Search Results for: linkedin

LinkedIn Etiquette: Do’s and Don’ts [INFOGRAPHIC]

How good is your etiquette on LinkedIn?

This greast infographic by Top Dog Social Media gives you twenty do’es and don’ts!

Takeaways:

  • Profile Picture: Make sure you’ve got a profile picture, if you can, get a professional to do it.
  • Invitations: Personalise your message, every time.
  • Connect: Introduce your connections to others in your network.

LinkedIn Best Pratice

What are your take-aways or what would you add?

Category: LinkedIn

LinkedIn Endorsements Section becomes a whole lot better

I noticed yesterday when doing some LinkedIn fine tuning that we can now sort ALL of the skills we have listed under the endorsement section. Previously the top ten of your listed endorsements where sorted, top down, and we were unable to rearrange. The following forty however we could move as we saw fit.

What frustrated me, and many I speak to, is that we acquire new skills regularly and need these visible to help with our credibility. Not many of us will scroll and click to see the hidden skills.

This is a great change to the format and one that will help us all and highlight your new skills to those that view your profile. I agree, its not a perfect system, but neither the less its evolving in the right direction. Only downside, until someone endorses a skill you have moved it sits there with no validation. Could this have an adverse effect?

So take some time now and move your new skills you want your network to see and pay it forward, endorse someone. Though ONLY if you have experienced that skill. Or even better – write a recommendation for that person.

What do you think of the new Endorsements format? Drop a comment below

Category: LinkedIn

Uncover decision makers and influencers with LinkedIn Lead Recommendations

LinkedIn have released a function called “Lead Recommendations”.

Search for a contact or potential prospect and LinkedIn will help uncover decision makers and influencers at your target account. After searching the Lead Recommendation module will appear at the top, displaying other members who also work at that account

Lead Recommendations Ben Martin
LinkedIn make it easier to find the key prospects supervisors, peers and other decision-makers, influencers that may be critical to a successful close

Click to see additional recommendations

LinkedIn Leads
As the module appears at the top of all profiles at your target accounts, you can quickly navigate profiles to research whether that are a key decision maker or influencer.

To save time, you can add each profile of potential interest to your contacts. Then go back later and fully examine each profile  within your target account. When your ready to look at your saved profiles you can click the “See your saved leads at #”, which will appear once you have saved at least one profile. Or you can go directly to Contacts from the Network menus and select filter by Company, then type in your targets name.

When you have explored this new module, drop your thoughts below about it worked for you, hints and tips for others

How to master the art of LinkedIn rejections by Rob Wilmot

Rob Wilmot 

I often get asked about the etiquette of turning people down on LinkedIn; whether it’s a request for a connection, recommendation or introduction, it’s really important for your reputation that you deal with these situations correctly. In this article I share with you my own personal experience and the questions I’ve been asked along the way.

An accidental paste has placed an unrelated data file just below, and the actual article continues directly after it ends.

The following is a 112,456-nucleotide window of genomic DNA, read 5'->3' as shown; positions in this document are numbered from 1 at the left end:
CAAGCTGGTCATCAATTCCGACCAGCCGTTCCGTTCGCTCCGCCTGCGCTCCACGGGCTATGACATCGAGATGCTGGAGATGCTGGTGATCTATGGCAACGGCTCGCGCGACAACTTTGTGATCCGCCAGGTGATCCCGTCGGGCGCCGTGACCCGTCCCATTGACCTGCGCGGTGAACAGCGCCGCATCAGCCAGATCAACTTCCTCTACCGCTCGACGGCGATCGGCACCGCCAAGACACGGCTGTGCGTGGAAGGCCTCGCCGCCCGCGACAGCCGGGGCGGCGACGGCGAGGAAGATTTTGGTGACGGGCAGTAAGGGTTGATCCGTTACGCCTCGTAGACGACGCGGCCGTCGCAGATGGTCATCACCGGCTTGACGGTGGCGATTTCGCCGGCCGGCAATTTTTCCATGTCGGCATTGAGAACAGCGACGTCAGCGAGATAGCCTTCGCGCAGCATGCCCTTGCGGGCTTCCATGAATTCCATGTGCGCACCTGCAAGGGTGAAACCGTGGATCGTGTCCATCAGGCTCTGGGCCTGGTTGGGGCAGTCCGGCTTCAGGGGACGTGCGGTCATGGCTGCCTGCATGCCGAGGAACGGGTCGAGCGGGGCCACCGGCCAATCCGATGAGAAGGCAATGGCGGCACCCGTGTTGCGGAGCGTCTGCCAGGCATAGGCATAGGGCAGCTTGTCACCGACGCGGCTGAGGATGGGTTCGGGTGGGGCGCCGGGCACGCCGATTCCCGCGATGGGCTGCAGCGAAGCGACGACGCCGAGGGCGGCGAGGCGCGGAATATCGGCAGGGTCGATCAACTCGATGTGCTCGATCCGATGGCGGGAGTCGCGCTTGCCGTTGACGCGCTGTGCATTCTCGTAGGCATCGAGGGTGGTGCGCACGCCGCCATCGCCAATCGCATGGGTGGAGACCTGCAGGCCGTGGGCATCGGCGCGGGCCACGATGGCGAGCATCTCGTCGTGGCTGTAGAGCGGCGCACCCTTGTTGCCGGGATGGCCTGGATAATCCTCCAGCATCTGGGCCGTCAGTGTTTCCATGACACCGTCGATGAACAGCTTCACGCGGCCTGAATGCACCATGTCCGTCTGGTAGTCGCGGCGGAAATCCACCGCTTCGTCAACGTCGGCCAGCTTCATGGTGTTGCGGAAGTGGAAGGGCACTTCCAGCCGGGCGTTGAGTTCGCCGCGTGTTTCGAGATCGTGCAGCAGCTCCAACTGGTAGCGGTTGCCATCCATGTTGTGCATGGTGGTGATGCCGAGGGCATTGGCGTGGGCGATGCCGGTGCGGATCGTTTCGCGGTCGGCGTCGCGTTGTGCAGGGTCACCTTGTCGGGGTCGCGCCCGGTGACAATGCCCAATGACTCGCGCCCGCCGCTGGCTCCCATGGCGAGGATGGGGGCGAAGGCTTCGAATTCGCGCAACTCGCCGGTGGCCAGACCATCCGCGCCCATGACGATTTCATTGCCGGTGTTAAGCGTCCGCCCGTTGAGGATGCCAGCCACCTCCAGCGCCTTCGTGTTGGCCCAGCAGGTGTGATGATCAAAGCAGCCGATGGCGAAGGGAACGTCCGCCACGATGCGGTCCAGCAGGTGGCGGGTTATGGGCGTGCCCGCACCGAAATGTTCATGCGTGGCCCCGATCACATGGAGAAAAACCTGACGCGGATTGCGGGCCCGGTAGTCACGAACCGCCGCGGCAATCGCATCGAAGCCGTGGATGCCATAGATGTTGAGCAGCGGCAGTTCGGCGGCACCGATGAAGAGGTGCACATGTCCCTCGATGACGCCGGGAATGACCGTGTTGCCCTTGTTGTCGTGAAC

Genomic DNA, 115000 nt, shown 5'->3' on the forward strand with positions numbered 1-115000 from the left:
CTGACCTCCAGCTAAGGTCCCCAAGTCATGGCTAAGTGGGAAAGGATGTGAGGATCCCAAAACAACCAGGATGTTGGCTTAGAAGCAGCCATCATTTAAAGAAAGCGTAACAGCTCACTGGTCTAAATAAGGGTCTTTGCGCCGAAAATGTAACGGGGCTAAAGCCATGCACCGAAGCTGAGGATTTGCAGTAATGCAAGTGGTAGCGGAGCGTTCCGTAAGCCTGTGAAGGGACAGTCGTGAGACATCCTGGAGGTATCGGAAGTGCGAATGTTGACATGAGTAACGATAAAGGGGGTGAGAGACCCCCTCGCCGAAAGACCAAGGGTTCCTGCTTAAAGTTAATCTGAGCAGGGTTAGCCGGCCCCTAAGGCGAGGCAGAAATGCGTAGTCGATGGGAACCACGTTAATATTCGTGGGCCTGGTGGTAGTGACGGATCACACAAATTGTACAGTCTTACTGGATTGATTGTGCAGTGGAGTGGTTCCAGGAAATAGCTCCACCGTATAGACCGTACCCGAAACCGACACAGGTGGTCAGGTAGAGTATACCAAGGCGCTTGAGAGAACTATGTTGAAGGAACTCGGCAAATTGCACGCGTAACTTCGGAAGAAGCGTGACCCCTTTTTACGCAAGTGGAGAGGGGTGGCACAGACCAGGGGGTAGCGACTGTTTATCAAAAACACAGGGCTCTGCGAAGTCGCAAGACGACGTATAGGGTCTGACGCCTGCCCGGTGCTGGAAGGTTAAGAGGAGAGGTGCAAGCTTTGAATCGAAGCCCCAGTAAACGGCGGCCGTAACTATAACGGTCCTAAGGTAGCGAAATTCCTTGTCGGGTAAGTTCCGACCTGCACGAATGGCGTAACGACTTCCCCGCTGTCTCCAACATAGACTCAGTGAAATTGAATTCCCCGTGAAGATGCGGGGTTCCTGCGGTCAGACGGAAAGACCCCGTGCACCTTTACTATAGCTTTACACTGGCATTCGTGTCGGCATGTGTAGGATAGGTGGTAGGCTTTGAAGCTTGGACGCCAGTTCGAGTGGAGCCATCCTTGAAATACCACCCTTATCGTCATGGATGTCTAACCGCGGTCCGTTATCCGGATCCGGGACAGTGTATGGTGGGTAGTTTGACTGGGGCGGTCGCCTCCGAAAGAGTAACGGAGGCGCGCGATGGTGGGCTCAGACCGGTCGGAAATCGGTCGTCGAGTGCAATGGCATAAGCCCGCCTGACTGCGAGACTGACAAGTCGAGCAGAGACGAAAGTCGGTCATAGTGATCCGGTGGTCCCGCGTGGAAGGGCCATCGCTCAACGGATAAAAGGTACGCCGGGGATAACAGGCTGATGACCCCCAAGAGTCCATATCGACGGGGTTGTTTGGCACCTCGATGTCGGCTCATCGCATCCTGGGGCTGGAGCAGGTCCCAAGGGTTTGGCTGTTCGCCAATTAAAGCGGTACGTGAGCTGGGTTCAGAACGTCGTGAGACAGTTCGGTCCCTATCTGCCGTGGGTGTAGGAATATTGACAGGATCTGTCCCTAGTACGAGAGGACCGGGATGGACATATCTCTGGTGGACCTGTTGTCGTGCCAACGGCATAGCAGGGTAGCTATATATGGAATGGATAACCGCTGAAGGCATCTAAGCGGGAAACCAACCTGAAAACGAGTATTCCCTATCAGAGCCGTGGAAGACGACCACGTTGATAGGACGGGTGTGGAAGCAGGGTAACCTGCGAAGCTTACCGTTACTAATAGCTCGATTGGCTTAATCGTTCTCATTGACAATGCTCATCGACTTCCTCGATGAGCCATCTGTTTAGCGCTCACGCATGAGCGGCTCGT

How to decide if you should accept an invitation to connect or not

Ask yourself:

  1. Do I know them well enough?
  2. Can I trust them? By accepting their invitation to connect you’ll normally be granting them access to view your immediate connections.
  3. Does the addition of this connection strengthen my network?
  4. Will this person know people that I would benefit from an introduction to?

If you’re answering yes to most of the above, then accept. If you have any no’s creeping in then perhaps you shouldn’t.                              

Dealing with the invites that you don’t want to accept

It’s OK to say no and it is actually a lot more polite and gracious than simply ignoring an invite. You should also remember that though it might not be the right time to connect now, things may change in the future. The best rejection I ever got was from someone I invited to connect after we had hooked up on Twitter. It went something like this…

“Hi Rob

I usually only accept invitations to connect from people I have already done business with or by introductions and recommendations from others in my network. However I look forward to reading your Tweets and getting to know you better that way.

Kindest regards

Bill”

I was pleased because Bill took the time to send a response and showed respect for our current relationship on Twitter, which continued to develop to the point where I eventually got an invitation to connect from him.

The point here is that if he had ignored my invitation to connect, it’s highly likely that I would have felt rejected and not continued our conversations on Twitter, and that would have been a big missed opportunity. It’s simple human psychology – we all like to feel valued and none of us like to be ignored.

How to decide if you should give a recommendation or not

People will request recommendations from you. The test here is: would you give them a reference offline for a job or for a tender?

Turning down a request for a recommendation

Don’t be afraid to turn down a request for recommendation, but do it kindly and with a positive attitude. My friend and top blogger Chris Brogan suggested that I use this approach…

“Hi _____

I’m honored you asked for a recommendation. Thanks for thinking of me. Because I haven’t worked enough with you professionally, I fear my recommendation wouldn’t be useful.

Rob”

Honesty really is the best policy, and when I’ve done this I’ve actually had messages back thanking me for taking the time to write. Being up-front like this creates a mutual respect, and strengthens relationships.

How to deal with requests to make an introduction